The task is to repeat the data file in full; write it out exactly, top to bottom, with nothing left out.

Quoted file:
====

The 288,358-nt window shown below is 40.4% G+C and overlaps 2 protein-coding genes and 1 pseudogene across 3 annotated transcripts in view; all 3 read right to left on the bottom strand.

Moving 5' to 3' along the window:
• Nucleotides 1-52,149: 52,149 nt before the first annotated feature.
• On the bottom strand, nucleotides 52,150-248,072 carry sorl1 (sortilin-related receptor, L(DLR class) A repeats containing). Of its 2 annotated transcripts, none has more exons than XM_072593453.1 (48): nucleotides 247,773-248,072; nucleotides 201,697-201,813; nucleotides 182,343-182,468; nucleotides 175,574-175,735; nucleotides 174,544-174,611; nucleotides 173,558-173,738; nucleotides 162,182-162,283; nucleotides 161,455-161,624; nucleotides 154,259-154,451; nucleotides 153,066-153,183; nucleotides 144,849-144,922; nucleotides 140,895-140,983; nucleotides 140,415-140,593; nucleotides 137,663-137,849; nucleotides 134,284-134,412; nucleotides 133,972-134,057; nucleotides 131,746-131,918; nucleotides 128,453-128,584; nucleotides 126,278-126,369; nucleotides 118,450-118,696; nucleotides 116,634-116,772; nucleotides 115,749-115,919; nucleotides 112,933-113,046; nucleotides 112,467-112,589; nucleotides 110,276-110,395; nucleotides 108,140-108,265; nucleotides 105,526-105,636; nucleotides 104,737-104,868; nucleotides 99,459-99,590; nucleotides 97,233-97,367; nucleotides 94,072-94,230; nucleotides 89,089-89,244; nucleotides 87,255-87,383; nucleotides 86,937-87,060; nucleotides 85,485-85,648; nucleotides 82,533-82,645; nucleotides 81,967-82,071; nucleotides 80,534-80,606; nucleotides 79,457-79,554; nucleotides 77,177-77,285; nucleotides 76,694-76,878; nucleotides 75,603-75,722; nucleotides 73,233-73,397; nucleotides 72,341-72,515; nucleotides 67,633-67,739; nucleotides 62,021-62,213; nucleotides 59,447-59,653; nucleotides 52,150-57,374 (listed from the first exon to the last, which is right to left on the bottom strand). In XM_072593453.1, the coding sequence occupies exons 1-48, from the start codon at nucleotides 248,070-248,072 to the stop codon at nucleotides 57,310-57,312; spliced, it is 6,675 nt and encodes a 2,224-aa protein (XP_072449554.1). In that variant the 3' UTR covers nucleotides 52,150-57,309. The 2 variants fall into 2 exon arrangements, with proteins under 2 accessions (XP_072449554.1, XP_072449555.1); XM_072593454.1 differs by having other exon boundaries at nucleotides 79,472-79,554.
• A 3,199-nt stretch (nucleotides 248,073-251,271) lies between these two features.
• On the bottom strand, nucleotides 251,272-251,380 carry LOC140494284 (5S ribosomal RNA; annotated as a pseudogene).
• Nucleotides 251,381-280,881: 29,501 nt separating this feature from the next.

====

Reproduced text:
The 288,358-nt window shown below is 40.4% G+C and overlaps 2 protein-coding genes and 1 pseudogene across 3 annotated transcripts in view; all 3 read right to left on the bottom strand.

Moving 5' to 3' along the window:
• Nucleotides 1-52,149: 52,149 nt before the first annotated feature.
• On the bottom strand, nucleotides 52,150-248,072 carry sorl1 (sortilin-related receptor, L(DLR class) A repeats containing). Of its 2 annotated transcripts, none has more exons than XM_072593453.1 (48): nucleotides 247,773-248,072; nucleotides 201,697-201,813; nucleotides 182,343-182,468; nucleotides 175,574-175,735; nucleotides 174,544-174,611; nucleotides 173,558-173,738; nucleotides 162,182-162,283; nucleotides 161,455-161,624; nucleotides 154,259-154,451; nucleotides 153,066-153,183; nucleotides 144,849-144,922; nucleotides 140,895-140,983; nucleotides 140,415-140,593; nucleotides 137,663-137,849; nucleotides 134,284-134,412; nucleotides 133,972-134,057; nucleotides 131,746-131,918; nucleotides 128,453-128,584; nucleotides 126,278-126,369; nucleotides 118,450-118,696; nucleotides 116,634-116,772; nucleotides 115,749-115,919; nucleotides 112,933-113,046; nucleotides 112,467-112,589; nucleotides 110,276-110,395; nucleotides 108,140-108,265; nucleotides 105,526-105,636; nucleotides 104,737-104,868; nucleotides 99,459-99,590; nucleotides 97,233-97,367; nucleotides 94,072-94,230; nucleotides 89,089-89,244; nucleotides 87,255-87,383; nucleotides 86,937-87,060; nucleotides 85,485-85,648; nucleotides 82,533-82,645; nucleotides 81,967-82,071; nucleotides 80,534-80,606; nucleotides 79,457-79,554; nucleotides 77,177-77,285; nucleotides 76,694-76,878; nucleotides 75,603-75,722; nucleotides 73,233-73,397; nucleotides 72,341-72,515; nucleotides 67,633-67,739; nucleotides 62,021-62,213; nucleotides 59,447-59,653; nucleotides 52,150-57,374 (listed from the first exon to the last, which is right to left on the bottom strand). In XM_072593453.1, the coding sequence occupies exons 1-48, from the start codon at nucleotides 248,070-248,072 to the stop codon at nucleotides 57,310-57,312; spliced, it is 6,675 nt and encodes a 2,224-aa protein (XP_072449554.1). In that variant the 3' UTR covers nucleotides 52,150-57,309. The 2 variants fall into 2 exon arrangements, with proteins under 2 accessions (XP_072449554.1, XP_072449555.1); XM_072593454.1 differs by having other exon boundaries at nucleotides 79,472-79,554.
• A 3,199-nt stretch (nucleotides 248,073-251,271) lies between these two features.
• On the bottom strand, nucleotides 251,272-251,380 carry LOC140494284 (5S ribosomal RNA; annotated as a pseudogene).
• Nucleotides 251,381-280,881: 29,501 nt separating this feature from the next.